Police Minister Judith Collins says the zero road toll over Queen's Birthday weekend shows people have had enough of seeing deaths on the roads.
As of 6am, the end of the official Queen's Birthday holiday period, there had been no fatal car accidents on New Zealand roads.
The zero toll marks the first time since records began in 1951 that no-one has died on the roads during a holiday weekend.
Judith Collins said the zero road toll showed common sense had prevailed.
"I think it is a combination of very good policing, very good messaging, a lot of police out and also really good work from the motorists, I just think a lot of people have had enough of seeing people killed on the roads."
"However, we should celebrate the lack of deaths this long weekend but should not get too excited for the future."
Transport Minister Steven Joyce said the lower annual road toll was due to a number of factors - higher fuel prices, policing, advertising and rule changes.
"The thing about road safety is you have to have a whole package of methods." That included the safety of roads, both the quality and the engineering.
"I think it's important that people stay very careful on the roads and take responsibility for their actions, that's probably the most important thing of all."
NO 'ONE-HIT WONDER'
The country's top roading police officer says the weekend's zero road toll was not a "one-hit wonder" - but sustaining it will be difficult.
Police roading national manager Superintendent Paula Rose said the zero toll was not the result of "crossing fingers" but a concentrated effort.
"It's not just a one-hit wonder - the number of fatal crashes has been tracking downward since October," Rose said.
"We have been recording either record-breaking or record-equalling [figures] every month for the last nine, except for in April."
Rose believed the downward trend was a result of tireless police work, combined with a lower speeding tolerance, and well-behaved drivers.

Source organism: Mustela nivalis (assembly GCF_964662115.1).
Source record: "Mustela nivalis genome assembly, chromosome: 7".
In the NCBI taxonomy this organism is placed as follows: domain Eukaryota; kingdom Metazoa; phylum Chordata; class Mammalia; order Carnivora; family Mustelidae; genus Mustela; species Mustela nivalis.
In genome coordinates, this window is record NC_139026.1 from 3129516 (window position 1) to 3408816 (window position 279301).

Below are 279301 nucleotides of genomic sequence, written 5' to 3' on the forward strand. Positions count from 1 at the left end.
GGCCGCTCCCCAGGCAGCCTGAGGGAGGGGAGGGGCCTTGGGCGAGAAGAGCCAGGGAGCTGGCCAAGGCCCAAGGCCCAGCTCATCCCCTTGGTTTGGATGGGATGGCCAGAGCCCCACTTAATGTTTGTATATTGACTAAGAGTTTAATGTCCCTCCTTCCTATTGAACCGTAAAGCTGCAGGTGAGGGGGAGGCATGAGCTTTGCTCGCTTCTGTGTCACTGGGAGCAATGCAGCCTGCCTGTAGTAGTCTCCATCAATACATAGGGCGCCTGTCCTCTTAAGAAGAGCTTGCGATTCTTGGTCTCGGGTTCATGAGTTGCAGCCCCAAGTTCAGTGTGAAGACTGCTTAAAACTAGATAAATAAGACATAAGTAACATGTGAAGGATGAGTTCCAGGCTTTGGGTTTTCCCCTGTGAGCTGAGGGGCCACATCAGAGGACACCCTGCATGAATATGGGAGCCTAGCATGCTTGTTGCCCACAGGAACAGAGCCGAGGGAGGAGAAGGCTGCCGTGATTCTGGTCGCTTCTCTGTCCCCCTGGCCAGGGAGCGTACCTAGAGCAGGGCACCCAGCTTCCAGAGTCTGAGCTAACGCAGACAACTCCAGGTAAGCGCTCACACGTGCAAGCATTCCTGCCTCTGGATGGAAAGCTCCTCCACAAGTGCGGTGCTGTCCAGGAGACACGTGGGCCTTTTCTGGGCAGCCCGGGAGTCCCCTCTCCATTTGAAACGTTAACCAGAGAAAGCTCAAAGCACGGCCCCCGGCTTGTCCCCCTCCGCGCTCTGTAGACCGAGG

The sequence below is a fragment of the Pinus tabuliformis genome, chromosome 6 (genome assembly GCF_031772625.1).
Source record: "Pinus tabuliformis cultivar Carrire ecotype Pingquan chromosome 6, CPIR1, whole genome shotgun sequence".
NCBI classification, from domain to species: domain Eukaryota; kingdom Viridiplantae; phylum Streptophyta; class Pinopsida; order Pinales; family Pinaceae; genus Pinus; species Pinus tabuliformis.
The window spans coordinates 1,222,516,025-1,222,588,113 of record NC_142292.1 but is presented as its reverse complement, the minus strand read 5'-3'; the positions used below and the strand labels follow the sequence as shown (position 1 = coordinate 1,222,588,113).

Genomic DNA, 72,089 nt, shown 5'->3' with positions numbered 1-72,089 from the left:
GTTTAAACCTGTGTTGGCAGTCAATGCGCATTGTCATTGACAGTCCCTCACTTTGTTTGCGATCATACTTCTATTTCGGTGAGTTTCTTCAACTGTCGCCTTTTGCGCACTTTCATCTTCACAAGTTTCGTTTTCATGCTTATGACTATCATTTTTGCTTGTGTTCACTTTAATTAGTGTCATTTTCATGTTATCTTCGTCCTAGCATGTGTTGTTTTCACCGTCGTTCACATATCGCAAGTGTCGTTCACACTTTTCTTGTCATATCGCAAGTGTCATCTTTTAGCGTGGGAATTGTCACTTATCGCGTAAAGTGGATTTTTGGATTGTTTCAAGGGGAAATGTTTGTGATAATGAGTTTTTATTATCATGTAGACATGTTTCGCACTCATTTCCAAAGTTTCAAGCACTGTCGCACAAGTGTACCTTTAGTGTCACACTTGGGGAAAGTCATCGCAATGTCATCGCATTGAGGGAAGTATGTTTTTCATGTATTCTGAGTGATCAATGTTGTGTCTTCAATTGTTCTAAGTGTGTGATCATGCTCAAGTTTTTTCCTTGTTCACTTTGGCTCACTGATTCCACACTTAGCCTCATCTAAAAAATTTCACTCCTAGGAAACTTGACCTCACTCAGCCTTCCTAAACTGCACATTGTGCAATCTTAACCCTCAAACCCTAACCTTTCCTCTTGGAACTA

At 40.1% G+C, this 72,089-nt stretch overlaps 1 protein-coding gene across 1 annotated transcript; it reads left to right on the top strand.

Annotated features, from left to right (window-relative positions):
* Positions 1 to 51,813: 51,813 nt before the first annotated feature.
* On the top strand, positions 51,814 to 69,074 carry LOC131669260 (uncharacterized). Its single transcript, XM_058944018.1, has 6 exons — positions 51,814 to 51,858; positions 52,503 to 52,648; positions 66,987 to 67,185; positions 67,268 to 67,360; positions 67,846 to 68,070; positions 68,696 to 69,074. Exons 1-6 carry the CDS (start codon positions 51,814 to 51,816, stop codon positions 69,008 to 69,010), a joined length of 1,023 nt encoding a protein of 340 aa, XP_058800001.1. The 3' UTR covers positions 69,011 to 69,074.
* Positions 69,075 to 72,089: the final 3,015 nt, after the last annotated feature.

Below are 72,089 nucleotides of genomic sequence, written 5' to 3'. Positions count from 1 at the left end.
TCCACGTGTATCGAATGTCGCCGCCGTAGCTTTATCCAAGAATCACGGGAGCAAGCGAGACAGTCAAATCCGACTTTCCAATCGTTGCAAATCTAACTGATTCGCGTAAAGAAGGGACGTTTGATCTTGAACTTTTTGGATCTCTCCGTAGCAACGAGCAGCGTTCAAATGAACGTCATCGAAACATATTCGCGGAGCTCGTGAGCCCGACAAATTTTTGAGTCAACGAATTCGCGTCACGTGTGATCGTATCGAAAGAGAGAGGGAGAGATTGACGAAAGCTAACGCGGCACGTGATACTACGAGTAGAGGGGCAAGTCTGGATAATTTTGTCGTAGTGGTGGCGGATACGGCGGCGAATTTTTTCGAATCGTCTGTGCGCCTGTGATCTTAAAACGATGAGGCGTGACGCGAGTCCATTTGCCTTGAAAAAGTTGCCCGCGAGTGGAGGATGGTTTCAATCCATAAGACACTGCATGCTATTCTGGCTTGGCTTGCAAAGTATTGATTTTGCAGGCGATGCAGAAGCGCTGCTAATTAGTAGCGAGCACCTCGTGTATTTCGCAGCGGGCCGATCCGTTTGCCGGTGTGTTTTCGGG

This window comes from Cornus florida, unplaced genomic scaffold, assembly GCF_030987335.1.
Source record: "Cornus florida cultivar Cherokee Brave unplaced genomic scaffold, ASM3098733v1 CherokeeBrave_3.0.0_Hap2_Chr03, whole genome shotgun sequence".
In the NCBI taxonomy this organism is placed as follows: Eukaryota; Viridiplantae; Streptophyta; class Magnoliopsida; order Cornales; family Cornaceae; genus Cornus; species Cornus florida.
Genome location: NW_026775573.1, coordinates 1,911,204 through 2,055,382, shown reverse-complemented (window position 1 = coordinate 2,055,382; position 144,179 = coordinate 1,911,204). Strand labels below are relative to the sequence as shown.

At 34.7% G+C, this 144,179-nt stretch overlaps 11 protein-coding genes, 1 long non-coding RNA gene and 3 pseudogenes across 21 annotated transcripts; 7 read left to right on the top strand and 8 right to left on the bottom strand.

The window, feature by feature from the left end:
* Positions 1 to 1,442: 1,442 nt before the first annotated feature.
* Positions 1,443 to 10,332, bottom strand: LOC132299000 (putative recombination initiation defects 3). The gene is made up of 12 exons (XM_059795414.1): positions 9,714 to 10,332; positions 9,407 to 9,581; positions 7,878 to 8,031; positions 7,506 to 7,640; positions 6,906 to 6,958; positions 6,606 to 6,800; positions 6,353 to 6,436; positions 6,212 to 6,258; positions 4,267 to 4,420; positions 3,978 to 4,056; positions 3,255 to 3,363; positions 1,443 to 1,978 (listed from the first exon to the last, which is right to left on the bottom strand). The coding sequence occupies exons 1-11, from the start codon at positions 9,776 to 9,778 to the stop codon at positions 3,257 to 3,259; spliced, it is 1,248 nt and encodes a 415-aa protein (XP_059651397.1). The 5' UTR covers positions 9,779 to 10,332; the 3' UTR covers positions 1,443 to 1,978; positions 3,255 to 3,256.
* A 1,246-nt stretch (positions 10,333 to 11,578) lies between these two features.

Although she was pleased with the result, Rose said one weekend did not make a sustained trend.
"Will zero be hard to beat? Yes."
The previous record low for a holiday weekend was one person, in 1956.
The total number of crashes during Queen's Birthday weekend was down 2 per cent on last year.
It stands at 374, compared with 384 at the same time last year.
SPEEDING TOLERANCE REDUCED
This weekend is the first since police announced they would permanently lower the speeding tolerance for all holiday weekends to four kilometres per hour.
That policy, trialled since last Queen's Birthday after a horror Easter Weekend in which 12 people died, had helped to contribute to the lowered toll, Rose said.
"The four-kilometre tolerance has had a significant impact. It's slowed the traffic down and it's made people focus more on their driving."
Though the speeding tolerance and a "highly visible" police force had helped, the public had played its part, too, Rose said.
"The overwhelming majority of road users have been really great.
"Before they even get to the car they're thinking about their driving and their journey."
ANNUAL ROAD TOLL LOW
The weekend had helped keep 2011 on target for the lowest-ever annual road toll.
At June 3, the total for the year so far was 120 deaths, compared with 184 at the same point last year.
"We're on the back of eight months of extremely good road safety," Rose said.
A quiet weekend on Wellington's roads was marred by two crashes on Saturday night, both seriously injuring pedestrians.
The first was at the intersection of Taranaki and Buckle streets; the second happened along Jervois Quay.
Wellington road policing manager Inspector Peter Baird said both pedestrians were still in hospital last night.
Police were investigating whether either of them had been drinking.
A spokeswoman for Wellington Hospital was not able to say what condition either victim was in last night.
- KIRSTY JOHNSTON and KATE CHAPMAN/Stuff, with KATE NEWTON/Dominion Post